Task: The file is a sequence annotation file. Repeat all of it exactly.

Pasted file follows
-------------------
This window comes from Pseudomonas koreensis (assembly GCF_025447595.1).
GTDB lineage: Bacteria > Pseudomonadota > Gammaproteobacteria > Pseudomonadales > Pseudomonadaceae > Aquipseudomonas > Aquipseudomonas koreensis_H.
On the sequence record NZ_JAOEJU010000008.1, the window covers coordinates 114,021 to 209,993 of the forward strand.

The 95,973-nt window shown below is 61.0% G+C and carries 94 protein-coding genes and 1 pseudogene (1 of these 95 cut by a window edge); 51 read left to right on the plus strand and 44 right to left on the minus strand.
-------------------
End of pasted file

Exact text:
This window comes from Pseudomonas koreensis (assembly GCF_025447595.1).
GTDB lineage: Bacteria > Pseudomonadota > Gammaproteobacteria > Pseudomonadales > Pseudomonadaceae > Aquipseudomonas > Aquipseudomonas koreensis_H.
On the sequence record NZ_JAOEJU010000008.1, the window covers coordinates 114,021 to 209,993 of the forward strand.

The 95,973-nt window shown below is 61.0% G+C and carries 94 protein-coding genes and 1 pseudogene (1 of these 95 cut by a window edge); 51 read left to right on the plus strand and 44 right to left on the minus strand.